Co-op Way Best For Farm Families – Harkin

The co-operative movement rather than the plc structure would best serve the interests of the majority of Ireland’s farmers in the future.

This was strongly asserted by Independent MEP Marian Harkin when she spoke at the 50th anniversary celebration of the foundation of Kilconnell co-op in Kilconnel, Co. Galway on Friday, July 29th.

While emphasising the importance of paying tribute to the founders of Kilconnell Co-op its development into Mid-West Farmers Co-op and its present membership of Arabawn Co-op, it was the future structure necessary to support the preservation of the maximum number of family farms that needed a new focus, she said.

Co-op Way Best For Farm Families – Harkin

Members of Kilconnell Co-Op

“As a strong supporter of the community self help ethos, whether that is the Credit Union, voluntary action or at the larger scale – the co-operative movement – I fully support the slogan espoused by the founder of the agricultural co-operative movement Sir Horace Plunkett that self help is best achieved through mutual help”, Marian Harkin said.

Quoting the definitive historian of the cooperative movement, Paddy Bolger who spoke of the inherent faith, heroism and resilience of those who founded co-ops, she said that it was people joining together and working together that created the real strength of the co-op.  “While men were to the fore in the development of co-ops like Kilconnell behind them were strong, determined and committed women”, she said.

She emphasised that the original philosophy of Sir Horace Plunkett, and supporters, was as relevant today as it was when the Irish Agricultural Organisation Society was founded in 1894.  She referred to the benefits which Kilconnell Co-op had brought to three generations in the area in which it operated.

“However now is the time to look forward and in a world, and in an industry so affected by globalisation, to ask what support structures are needed by farmers, Marian Harkin said. The plc route was not necessarily the one that would work best for farmers and their families and it was time to refocus on the genuine co-op movement and on co-ops like Arrabawn, she said.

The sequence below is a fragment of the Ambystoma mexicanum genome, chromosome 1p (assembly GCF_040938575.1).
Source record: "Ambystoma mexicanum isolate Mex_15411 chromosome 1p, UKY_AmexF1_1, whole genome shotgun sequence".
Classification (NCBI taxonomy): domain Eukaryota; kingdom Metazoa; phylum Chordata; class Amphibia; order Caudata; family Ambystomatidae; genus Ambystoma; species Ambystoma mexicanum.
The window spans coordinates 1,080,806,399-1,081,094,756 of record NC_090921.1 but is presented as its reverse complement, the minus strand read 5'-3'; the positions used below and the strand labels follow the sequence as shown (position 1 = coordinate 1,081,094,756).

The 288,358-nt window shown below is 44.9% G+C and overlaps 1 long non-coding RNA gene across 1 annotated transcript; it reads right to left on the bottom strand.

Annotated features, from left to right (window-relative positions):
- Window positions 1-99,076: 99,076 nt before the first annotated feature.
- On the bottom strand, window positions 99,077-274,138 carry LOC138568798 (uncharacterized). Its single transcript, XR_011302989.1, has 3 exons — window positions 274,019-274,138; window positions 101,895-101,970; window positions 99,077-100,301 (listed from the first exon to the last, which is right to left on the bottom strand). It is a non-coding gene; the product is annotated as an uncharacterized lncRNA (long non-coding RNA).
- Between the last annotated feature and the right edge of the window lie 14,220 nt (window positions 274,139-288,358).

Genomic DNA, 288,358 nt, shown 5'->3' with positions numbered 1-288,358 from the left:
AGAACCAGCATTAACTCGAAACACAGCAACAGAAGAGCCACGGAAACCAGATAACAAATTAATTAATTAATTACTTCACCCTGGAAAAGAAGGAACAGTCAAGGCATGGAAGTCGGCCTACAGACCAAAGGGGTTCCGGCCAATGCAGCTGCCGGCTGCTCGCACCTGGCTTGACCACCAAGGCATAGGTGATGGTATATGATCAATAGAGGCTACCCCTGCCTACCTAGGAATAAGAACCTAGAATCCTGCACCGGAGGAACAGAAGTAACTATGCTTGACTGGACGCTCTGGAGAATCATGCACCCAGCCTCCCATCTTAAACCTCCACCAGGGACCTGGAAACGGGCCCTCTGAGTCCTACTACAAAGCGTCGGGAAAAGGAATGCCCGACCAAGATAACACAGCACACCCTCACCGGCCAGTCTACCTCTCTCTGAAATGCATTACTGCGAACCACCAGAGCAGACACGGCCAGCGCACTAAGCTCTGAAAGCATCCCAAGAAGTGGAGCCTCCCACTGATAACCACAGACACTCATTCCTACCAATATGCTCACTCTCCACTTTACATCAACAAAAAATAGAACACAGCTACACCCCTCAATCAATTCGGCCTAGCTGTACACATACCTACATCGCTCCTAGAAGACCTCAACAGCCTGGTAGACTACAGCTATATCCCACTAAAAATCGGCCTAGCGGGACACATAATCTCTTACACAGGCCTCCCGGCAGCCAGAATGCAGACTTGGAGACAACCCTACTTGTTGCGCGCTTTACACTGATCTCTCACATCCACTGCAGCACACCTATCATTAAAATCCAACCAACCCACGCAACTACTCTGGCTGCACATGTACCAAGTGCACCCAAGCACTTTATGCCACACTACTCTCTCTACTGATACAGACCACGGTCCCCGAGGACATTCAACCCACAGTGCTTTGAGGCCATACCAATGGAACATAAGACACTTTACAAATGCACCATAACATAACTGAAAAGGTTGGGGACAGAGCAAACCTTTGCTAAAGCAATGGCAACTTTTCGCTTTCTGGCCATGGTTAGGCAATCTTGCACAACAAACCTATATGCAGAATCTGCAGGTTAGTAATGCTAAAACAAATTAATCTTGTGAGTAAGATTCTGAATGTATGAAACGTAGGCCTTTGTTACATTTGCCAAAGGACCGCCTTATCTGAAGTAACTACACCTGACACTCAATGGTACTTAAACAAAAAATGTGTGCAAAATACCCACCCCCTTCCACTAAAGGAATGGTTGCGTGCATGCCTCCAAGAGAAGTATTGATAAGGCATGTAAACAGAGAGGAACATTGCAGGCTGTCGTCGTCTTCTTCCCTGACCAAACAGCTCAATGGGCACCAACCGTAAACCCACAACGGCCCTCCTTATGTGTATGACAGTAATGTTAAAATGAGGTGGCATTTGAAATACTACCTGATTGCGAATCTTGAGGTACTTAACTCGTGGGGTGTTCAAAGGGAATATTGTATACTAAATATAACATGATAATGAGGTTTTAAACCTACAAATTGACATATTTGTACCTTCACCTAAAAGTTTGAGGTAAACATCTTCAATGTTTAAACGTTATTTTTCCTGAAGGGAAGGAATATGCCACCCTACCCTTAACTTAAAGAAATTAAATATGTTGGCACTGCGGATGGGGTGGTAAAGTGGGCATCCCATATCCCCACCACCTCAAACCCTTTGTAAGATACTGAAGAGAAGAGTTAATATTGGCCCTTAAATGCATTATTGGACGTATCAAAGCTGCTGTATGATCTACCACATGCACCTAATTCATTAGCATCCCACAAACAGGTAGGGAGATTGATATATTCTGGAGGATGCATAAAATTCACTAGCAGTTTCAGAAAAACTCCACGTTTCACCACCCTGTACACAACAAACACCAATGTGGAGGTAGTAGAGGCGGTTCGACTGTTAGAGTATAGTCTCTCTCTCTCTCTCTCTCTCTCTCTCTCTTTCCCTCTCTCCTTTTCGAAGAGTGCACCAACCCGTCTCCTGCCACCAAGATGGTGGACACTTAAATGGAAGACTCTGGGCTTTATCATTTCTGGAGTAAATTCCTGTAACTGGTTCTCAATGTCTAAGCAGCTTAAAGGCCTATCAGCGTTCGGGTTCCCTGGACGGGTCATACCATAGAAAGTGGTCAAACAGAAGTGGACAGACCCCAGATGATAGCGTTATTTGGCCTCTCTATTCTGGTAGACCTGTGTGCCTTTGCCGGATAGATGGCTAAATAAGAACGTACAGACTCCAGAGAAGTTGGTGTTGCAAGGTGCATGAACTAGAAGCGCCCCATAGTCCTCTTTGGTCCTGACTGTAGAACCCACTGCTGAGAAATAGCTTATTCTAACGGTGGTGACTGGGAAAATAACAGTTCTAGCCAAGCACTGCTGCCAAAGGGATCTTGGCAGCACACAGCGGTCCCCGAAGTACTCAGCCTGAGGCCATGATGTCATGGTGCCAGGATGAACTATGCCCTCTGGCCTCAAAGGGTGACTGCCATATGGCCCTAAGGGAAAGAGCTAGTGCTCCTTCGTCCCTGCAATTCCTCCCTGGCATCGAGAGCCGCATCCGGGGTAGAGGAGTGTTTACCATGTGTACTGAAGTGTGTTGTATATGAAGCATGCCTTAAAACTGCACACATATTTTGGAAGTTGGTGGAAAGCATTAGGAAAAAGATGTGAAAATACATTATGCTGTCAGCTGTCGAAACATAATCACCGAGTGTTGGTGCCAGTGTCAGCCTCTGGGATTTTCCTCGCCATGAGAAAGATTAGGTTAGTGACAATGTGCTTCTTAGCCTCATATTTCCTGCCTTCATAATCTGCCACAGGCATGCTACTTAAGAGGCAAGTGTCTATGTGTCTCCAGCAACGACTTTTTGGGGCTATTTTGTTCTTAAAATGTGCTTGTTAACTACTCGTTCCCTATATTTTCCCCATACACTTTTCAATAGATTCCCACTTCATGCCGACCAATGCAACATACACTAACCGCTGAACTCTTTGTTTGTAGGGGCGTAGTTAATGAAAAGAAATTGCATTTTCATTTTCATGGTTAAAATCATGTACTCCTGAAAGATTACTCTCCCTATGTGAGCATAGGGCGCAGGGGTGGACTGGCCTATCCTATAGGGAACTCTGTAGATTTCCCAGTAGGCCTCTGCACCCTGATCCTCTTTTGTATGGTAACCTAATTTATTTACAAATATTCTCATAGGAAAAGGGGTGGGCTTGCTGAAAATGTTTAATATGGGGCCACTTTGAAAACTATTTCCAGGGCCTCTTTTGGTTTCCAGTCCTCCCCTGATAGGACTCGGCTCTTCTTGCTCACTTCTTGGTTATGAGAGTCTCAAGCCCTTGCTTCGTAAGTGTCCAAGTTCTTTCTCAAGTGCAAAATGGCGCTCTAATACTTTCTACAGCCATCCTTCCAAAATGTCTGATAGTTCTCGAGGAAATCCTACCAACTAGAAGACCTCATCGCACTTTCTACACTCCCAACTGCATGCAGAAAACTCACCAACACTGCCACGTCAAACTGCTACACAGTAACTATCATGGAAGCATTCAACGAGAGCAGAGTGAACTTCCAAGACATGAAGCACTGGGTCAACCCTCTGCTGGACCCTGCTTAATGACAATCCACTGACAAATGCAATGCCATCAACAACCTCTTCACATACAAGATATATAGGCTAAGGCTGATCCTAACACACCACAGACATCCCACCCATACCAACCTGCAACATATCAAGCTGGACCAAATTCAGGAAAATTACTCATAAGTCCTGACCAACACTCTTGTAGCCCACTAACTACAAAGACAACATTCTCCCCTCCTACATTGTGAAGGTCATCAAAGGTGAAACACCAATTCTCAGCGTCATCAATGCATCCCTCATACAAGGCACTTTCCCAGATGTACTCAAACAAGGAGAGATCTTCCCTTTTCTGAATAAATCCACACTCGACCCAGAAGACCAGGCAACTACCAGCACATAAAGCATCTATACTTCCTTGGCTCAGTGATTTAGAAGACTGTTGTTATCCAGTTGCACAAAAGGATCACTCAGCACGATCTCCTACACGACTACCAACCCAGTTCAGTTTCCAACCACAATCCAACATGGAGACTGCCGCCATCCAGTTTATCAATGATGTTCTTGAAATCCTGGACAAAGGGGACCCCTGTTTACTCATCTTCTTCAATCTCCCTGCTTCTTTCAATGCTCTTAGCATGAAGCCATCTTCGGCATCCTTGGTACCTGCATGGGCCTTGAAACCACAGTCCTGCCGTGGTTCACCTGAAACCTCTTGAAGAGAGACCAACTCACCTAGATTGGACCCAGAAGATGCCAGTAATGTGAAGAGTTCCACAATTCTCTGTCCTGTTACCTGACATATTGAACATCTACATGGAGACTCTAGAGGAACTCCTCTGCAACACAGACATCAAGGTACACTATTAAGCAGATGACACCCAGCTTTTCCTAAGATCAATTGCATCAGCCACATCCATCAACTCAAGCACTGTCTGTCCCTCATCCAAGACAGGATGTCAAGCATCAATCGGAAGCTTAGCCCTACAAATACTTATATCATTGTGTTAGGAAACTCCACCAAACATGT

“Following the transition from co-op to plc in some cases there has been a gradual erosion of farmer influence on the decision of plcs whose focus is on benefit to shareholders rather than on farmer suppliers”, she suggested.  It was time for co-ops to enter a new phase of discussion on what structures would best serve the interests of primary producers in the challenging times ahead, she said.

“This discussion should be facilitated by the ICOS and should take into account that we will see in the future a reduced number of milk suppliers with bigger herds and an increasing need to influence decisions at processing level”, the Independent MEP said.

Due attention also needed to be given as to what would constitute the family farm of the future which would, in terms of numbers, be largely dry stock based, she suggested.  “The time for drifting has passed as the uncertainties in farming grow and farm incomes increasingly depend on uncertain EU support”, Marian Harkin said.  There was, however, one certainty and that was that the slogan which inspired the founders of the co-operative movement still held, that self help could best be achieved by mutual help, Independent MEP Marian Harkin concluded.

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